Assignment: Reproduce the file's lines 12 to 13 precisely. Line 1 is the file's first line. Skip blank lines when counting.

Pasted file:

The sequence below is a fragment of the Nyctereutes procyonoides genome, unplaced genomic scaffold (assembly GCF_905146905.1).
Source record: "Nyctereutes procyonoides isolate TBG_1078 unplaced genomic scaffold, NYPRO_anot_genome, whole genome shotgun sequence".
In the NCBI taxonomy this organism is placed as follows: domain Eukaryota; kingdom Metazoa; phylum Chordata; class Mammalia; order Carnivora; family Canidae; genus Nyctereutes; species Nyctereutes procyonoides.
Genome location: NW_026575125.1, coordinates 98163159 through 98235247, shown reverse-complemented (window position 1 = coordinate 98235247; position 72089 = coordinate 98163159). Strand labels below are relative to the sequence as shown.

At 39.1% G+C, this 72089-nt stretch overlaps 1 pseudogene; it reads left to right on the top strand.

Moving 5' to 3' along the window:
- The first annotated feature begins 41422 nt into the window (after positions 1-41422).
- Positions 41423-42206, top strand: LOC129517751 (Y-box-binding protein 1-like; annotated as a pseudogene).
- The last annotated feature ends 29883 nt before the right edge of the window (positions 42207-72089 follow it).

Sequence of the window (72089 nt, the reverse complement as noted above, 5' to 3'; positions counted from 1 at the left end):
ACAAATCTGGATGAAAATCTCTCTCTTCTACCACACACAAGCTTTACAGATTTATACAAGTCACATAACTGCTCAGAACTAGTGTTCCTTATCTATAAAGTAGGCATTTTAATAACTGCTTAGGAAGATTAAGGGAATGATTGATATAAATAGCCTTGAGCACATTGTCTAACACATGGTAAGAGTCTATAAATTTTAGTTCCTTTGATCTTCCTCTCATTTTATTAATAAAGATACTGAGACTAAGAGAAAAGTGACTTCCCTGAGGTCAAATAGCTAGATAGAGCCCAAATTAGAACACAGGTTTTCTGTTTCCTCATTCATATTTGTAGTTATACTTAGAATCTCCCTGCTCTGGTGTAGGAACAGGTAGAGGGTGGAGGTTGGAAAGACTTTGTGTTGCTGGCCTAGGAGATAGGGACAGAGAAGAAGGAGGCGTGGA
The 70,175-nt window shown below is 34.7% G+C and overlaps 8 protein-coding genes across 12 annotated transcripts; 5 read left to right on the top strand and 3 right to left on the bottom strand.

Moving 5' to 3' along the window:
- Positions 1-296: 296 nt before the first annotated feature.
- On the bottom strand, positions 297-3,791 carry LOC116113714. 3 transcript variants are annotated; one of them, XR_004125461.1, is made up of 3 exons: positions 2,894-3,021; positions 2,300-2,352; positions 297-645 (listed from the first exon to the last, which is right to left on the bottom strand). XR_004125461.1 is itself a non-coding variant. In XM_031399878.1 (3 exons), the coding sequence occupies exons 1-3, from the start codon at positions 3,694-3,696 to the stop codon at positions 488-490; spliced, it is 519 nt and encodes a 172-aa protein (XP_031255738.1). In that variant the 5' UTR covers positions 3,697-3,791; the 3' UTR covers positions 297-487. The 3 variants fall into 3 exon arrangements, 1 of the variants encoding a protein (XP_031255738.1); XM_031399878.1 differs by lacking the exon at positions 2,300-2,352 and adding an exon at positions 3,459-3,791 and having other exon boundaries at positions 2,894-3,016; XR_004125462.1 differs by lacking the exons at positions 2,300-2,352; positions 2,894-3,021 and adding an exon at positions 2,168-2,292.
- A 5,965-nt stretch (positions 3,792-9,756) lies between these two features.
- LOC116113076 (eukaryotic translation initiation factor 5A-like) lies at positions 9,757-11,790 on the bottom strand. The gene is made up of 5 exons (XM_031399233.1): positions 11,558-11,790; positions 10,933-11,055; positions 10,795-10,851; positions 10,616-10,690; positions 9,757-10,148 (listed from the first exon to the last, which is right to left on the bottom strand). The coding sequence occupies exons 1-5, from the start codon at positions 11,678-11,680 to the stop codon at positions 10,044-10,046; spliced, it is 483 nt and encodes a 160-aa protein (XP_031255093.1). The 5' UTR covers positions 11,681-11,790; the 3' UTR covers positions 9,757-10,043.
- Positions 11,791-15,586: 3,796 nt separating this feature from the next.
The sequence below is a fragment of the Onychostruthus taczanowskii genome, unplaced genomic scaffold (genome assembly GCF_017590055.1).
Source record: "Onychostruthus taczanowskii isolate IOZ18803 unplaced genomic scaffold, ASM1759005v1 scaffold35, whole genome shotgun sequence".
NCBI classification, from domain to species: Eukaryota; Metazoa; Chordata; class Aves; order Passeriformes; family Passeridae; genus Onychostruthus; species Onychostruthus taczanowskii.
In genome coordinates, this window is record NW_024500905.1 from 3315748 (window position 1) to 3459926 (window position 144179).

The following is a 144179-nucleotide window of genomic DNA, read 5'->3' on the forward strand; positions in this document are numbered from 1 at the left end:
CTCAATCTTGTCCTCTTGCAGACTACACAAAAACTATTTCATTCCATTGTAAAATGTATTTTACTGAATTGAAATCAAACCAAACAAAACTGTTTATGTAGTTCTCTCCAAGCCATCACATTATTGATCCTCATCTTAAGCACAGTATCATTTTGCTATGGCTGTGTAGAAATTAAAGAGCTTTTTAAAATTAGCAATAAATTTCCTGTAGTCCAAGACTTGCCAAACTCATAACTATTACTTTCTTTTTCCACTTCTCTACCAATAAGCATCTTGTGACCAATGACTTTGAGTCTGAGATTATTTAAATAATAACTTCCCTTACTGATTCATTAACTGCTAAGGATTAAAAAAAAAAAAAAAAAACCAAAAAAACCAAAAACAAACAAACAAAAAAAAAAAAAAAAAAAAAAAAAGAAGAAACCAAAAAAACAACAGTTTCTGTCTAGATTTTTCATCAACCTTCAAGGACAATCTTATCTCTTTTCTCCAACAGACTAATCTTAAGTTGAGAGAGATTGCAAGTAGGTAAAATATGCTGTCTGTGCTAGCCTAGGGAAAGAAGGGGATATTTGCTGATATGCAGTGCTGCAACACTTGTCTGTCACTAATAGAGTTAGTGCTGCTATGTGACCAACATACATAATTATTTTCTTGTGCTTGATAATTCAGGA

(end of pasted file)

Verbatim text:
The 70,175-nt window shown below is 34.7% G+C and overlaps 8 protein-coding genes across 12 annotated transcripts; 5 read left to right on the top strand and 3 right to left on the bottom strand.

Moving 5' to 3' along the window: